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Native Truths

June 30, 1996|SUSAN KING | TIMES STAFF WRITER

Native American writer Greg Sarris laments that most features and TV films dealing with Indians these days focus on historical "dead" males. "We have had three Ishi movies, three Geronimos and two Crazy Horses," says Sarris. "The big question is, what happened to those of us who lived?"

The answer can be found in HBO's "Grand Avenue," premiering at 8 tonight. Adapted by Sarris from his novel, the movie focuses on the challenges facing three Native American families living in Santa Rosa in northern California.

There's Mollie (Sheila Tousey), an alcoholic single mom trying to raise her three children away from the reservation. Her cousin Anna (Jenny Gago) is trying to salvage her marriage while her daughter is suffering from cancer. And high school teacher Steven (A Martinez) wants a better life for his pregnant second wife (Irene Bedard) and his son (Alexis Cruz)--but he finds his life in turmoil when Mollie, his high school sweetheart, returns to the old neighborhood.

"There are a lot of firsts here," says co-executive producer Sarris, who was raised in Santa Rosa and is of Coastal Miwok Indian, Pomo Indian, Filipino, Jewish and Irish heritage. "This is the first drama about contemporary Indian people. An Indian wrote the book. An Indian wrote the teleplay and an Indian produced it. It is the first drama that features a lot of [Indian] women. And it's the first drama that has anything to do with California Indians. Everybody probably thinks Ishi was the last California Indian."

Directed by Daniel Sackheim, "Grand Avenue" also is the first TV project for Robert Redford and his partner, Rachel Pfeffer, who are both executive producers. Paul Aaron, who produced "Laurel Avenue," HBO's acclaimed 1994 drama about a middle-class black family, also is an executive producer of "Grand Avenue."

"What I wanted to do was find a piece of material which dealt with contemporary Indian life and, particularly, contemporary urban Indian life," Aaron says. "I wanted to do a series of pieces which are kind of walks down various streets in America 'we' would not normally find ourselves in. 'We' being the vast majority."

Most Americans, Aaron says, still envision Indians as wearing buckskin, moccasins and war paint. "We still live in that kind of sensibility," Aaron acknowledges.

Sarris, a UCLA English professor, explains that "since we were defeated 200 years ago, we have either been [portrayed as] a noble savage or a barn burner. So now we are the noble savage again. That's good, I guess, but it's the same old thing."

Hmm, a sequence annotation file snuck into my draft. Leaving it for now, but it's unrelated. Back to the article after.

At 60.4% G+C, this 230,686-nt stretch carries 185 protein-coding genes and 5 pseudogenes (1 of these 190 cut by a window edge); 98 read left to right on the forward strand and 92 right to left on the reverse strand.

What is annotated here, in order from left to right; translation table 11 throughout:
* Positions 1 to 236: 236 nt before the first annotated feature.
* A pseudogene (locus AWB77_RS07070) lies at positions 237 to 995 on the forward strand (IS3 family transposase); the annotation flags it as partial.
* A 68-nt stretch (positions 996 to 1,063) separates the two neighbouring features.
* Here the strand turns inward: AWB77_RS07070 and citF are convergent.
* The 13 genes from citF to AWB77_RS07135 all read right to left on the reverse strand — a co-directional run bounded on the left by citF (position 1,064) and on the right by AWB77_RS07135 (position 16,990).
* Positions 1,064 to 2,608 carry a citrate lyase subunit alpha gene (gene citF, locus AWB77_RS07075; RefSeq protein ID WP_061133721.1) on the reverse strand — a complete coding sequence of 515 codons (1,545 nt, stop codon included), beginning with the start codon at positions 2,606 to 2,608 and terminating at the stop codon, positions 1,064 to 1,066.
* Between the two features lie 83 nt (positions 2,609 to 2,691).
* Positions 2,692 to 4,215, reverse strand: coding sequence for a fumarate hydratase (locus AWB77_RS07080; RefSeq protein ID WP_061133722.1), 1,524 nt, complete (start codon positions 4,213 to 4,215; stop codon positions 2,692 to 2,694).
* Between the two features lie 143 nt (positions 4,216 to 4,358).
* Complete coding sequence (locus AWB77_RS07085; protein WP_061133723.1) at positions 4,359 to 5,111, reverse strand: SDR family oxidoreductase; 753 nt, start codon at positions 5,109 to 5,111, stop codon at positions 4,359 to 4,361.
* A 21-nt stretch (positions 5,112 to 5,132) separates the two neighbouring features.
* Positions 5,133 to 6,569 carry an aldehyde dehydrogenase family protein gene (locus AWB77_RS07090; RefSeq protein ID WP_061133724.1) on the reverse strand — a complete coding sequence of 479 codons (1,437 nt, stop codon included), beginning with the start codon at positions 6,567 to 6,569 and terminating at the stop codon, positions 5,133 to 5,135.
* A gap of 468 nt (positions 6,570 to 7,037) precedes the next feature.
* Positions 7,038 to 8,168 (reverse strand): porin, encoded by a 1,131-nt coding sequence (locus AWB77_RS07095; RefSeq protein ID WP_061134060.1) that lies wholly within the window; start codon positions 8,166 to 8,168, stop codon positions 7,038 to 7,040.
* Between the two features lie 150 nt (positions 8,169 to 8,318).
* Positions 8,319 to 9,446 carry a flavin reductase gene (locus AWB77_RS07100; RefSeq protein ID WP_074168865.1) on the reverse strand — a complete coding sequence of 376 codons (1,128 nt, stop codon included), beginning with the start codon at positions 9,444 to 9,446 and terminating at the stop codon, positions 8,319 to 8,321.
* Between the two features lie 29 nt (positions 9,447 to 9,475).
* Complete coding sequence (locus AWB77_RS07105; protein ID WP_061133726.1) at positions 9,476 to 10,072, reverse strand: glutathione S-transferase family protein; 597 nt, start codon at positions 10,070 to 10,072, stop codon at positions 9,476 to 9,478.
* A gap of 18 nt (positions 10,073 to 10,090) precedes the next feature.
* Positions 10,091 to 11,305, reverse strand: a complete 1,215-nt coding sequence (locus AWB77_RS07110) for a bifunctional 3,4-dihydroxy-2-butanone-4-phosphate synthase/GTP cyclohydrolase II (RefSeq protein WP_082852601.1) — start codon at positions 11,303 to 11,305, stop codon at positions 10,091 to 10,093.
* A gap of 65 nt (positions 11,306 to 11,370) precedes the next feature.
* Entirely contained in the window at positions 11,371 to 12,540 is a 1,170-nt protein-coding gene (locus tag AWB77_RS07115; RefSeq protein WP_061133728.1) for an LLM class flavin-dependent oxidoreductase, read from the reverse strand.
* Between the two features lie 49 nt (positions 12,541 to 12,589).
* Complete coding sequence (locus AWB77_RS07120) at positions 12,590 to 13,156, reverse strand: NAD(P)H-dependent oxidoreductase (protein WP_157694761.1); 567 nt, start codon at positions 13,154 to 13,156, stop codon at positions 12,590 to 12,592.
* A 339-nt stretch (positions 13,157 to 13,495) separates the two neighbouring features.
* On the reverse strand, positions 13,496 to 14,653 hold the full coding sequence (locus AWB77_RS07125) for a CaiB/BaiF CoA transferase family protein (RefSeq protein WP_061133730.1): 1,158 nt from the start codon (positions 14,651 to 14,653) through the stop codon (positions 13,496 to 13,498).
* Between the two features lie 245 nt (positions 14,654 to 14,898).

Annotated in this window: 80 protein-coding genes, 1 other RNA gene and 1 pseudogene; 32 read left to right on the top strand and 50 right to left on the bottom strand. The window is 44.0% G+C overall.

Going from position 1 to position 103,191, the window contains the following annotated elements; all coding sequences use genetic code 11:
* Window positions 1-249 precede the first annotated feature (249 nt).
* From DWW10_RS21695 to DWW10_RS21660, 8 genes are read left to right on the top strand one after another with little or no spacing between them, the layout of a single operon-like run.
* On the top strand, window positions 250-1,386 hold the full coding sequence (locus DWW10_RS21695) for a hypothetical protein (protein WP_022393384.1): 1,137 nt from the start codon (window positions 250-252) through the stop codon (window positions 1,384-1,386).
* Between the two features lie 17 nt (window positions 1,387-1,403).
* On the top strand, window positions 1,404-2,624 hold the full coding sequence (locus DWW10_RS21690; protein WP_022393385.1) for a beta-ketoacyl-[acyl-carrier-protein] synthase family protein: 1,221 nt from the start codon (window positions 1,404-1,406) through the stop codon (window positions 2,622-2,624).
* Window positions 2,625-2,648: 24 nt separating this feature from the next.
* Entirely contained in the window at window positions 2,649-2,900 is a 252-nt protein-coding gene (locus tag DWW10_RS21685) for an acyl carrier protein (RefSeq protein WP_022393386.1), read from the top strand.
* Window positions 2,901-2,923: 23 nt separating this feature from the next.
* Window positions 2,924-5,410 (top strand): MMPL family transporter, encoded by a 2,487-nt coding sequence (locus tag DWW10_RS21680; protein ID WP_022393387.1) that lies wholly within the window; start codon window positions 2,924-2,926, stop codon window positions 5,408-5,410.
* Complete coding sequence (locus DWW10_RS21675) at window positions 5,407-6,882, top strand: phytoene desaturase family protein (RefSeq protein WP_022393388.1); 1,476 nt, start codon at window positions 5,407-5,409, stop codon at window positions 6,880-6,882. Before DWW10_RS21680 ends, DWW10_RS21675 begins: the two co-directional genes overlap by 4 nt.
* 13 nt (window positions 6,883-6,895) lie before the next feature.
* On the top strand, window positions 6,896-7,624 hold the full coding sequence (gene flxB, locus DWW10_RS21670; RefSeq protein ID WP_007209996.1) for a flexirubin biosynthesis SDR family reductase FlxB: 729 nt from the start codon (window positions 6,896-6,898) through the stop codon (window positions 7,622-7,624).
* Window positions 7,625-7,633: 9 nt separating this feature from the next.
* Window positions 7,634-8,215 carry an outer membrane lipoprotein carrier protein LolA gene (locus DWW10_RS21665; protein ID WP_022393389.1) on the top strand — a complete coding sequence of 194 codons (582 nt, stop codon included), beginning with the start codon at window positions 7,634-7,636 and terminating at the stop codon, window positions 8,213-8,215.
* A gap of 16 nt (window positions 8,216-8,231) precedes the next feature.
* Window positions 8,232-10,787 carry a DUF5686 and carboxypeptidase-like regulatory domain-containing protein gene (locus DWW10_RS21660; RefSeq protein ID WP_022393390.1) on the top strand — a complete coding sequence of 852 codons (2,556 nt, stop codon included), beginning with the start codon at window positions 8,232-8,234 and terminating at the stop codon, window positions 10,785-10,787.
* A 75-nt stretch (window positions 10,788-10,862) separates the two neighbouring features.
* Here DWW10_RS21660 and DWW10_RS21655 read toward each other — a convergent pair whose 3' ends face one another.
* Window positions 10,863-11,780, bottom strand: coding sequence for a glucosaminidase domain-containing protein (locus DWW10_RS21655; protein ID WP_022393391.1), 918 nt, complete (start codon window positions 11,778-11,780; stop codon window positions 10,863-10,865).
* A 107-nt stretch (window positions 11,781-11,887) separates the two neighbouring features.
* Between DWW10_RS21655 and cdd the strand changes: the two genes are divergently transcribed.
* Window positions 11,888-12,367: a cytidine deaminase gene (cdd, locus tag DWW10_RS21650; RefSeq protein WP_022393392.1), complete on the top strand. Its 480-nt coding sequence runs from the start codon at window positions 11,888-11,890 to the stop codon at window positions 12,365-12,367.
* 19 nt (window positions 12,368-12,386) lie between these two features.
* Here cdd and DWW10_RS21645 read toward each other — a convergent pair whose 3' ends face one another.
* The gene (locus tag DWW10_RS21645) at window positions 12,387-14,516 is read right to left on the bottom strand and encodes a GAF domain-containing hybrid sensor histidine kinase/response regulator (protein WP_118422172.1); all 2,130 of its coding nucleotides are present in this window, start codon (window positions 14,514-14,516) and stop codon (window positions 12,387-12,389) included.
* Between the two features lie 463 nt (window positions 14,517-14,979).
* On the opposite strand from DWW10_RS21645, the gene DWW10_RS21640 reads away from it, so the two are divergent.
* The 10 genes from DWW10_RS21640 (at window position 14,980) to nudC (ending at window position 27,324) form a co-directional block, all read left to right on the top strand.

In "Grand Avenue," Sarris says, he is "showing people who happen to be Indians. They are people like you and me. Anybody can get into these people. They have the same desires and motivations as anybody."

Sheila Tousey, who is a Menominee Indian from northern Wisconsin, has been longing for a project like "Grand Avenue" to come along. "What I have always waited for was to see a family of Indian people sitting down at a dinner table having dinner and having fights and seeing something contemporary," Tousey says. "When I got the script it was like, 'My God, it's finally here.' "

Indians, Tousey says, are sort of an invisible people. "There are a lot of Indians in this country, and people have no idea what to expect from us," she says. "I think that's the reason why it's difficult to find an audience for native pieces. People know what to expect when it is a western--when they see us in buckskin. But anything past starting in the 1900s, it's not that they lose interest, it's they don't know what to expect."

"Grand Avenue" really hit home for Dianne Debassige. The young actress plays the rock-solid second daughter, Alice, who becomes very involved in Indian culture when she moves to Santa Rosa.

An Ojibway Indian from Canada's Lake Huron, Debassige's own mother is an alcoholic single parent like Mollie.

"It was actually therapeutic [to make the movie]," she says. "I let my mother read the script before I went down [to do the film] to give her an idea of what kind of story it was. She cried. She was really emotionally affected by the story, probably because so much of it rang true."

Debassige also "found a lot of strength from the Alice character. And at a perfect time in my life, too. I was really beginning to feel as if I wasn't capable of being so strong. I was young and I was beginning to wither, but I found new strength."

The film was shot on Grand Avenue in Santa Rosa. "It was so amazing," Sarris says, laughing. "I have, like, 2,000 relatives up there, and I have published four books and maybe three of them have read any of my books. But boy, you mention Hollywood and they are all out there. That's one of the reasons I did this, by the way. It's the thing that got my people's attention. It will build self-esteem."

Sarris says that more than 300 local Indians worked on the movie. "A lot of my relatives have speaking parts," he says. "They are all movie stars. We did have Indians working in the office and we had them behind the scenes everywhere. All of our stand-ins were local Indians."

He says he hopes audiences will see the residents of "Grand Avenue" as "complex, everyday real characters in the multicultural flux in which we live. A Martinez' character is half-Mexican. Mollie's cousin is half-Mexican who is married to a Mexican. Alice is dating a black guy. My mother was Jewish. Ultimately, if this goes to series, what I want to do is open it up to the whole town and show us in the extended multicultural mix. I really want my people to be layered people like you and me."

"Grand Avenue" airs Sunday at 8 p.m. on HBO.

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